It would be unfair to attribute the cause of the above-mentioned damage and corporate scandals solely to that of shareholder supremacy theory, however, it is perceived by many outsiders to be a major contributing factor. A causal, common link can be seen between the damage caused to companies by institutional investors, as a result of shareholder greed, and the corporate collapses of other companies, caused from executive greed, as being relative to the companies in the 1990s as having weak internal controls. This is what ultimately led to opportunistic directors, management and shareholders being able to exploit their respective company for their own personal gain – as seen above.
As a result of the global corporate scandals and damage caused by institutional investor to valid businesses, it was evident that there was need for urgent reform of corporate governance on both national and international levels to prevent corporate scandals resulting from corporate greed. The reform and codification of corporate law and governance led to a move away from shareholder supremacy theory, as explored below, to the more realistic stakeholder theory in order to improve transparency and accountability of public listed organisations.The scandals and exploitations above paved the way for the introduction of stakeholder theory; a theory that articulates a director’s duty is to balance the shareholders’ financial interests against the interests of other stakeholders, such as customers and employees, even if it reduces shareholder dividends.
- Developments and Codification of Company Law and Corporate Governance in the United Kingdom
This section, broken down into two sub-sections, will in the first instance discuss the developments in corporate governance which came about after the exploitation and collapse of the major companies mentioned above, and others, in the 1990s. Analysis will be made as to how each report, committee or code of corporate governance sees a move away from shareholder value and supremacy theory to a more transparent and accountable approach – otherwise known as stakeholder theory. The second subsection will discuss how the developments in corporate governance led to a revision in the Companies Act, again following a more stakeholder orientated approach. Before exploring the developments of law and governance it is important to identify what stakeholder theory is.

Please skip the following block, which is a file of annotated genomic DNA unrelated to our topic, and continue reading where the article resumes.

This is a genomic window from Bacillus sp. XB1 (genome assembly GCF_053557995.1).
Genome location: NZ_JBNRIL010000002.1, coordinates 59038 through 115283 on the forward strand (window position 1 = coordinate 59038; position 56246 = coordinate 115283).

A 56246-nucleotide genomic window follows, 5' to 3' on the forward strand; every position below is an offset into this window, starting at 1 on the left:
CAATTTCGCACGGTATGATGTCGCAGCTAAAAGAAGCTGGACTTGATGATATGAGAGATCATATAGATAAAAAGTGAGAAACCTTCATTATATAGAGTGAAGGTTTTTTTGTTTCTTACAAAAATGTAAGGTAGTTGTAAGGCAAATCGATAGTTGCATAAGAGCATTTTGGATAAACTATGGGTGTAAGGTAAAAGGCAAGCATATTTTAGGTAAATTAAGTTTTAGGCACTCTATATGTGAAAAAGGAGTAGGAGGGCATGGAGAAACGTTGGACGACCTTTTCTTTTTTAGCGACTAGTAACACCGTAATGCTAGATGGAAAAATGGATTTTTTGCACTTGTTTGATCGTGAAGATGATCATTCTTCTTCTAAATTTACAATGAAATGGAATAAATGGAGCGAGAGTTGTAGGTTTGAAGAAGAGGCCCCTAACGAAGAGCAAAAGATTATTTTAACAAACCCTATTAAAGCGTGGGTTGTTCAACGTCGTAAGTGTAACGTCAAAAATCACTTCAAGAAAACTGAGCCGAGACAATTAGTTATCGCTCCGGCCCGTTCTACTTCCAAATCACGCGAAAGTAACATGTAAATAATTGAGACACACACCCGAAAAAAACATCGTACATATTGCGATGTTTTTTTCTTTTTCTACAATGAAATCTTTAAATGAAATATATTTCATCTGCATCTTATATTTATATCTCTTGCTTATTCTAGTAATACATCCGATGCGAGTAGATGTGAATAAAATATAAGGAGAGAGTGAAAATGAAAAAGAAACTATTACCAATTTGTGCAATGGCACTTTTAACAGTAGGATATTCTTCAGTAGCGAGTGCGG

3.1 Stakeholder Value Theory
Like the definitions of ‘Corporate Governance’ and ‘Shareholder Theory’, stakeholder theory does not have a one-size-fits-all definition. Stakeholder theory was first proposed by Freeman, and outlines how directors and management can satisfy the interests of stakeholders in a business. Freeman’s broad definition of a stakeholder is “any group or individual who can affect or who is affected by the achievement of the organisation’s objectives”. This definition has since been narrowed down to mean a person or group that either have or at least claim ownership, rights, or interests in a company and its past, present or future actions. Stakeholder theory sees the directors and management accountable to parties other than the shareholders: primary and secondary stakeholders. Primary stakeholders are those who without their support and contributions the company may cease to exist. This would include the shareholders, employees and customers for example. Secondary stakeholders are those groups that influence or affect, or are influenced or affected by, the company and its operations. This would include the local community and government for example. Stakeholder theory encompasses the shareholder value theory in as much as shareholders are one of the stakeholder groups whose interests are considered, but does not go as far as shareholder supremacy theory holding the shareholders to be supreme and the directors their agents (to whom they are solely accountable). Stakeholder theory is of the opinion that any group has contributed to the success of the company should have the interests recognized. By giving weighting to the interests of those stakeholders, the theory aims to broaden accountability and transparency.The developments as to how stakeholder theory moved away from this viewpoint are explored in the following chapters.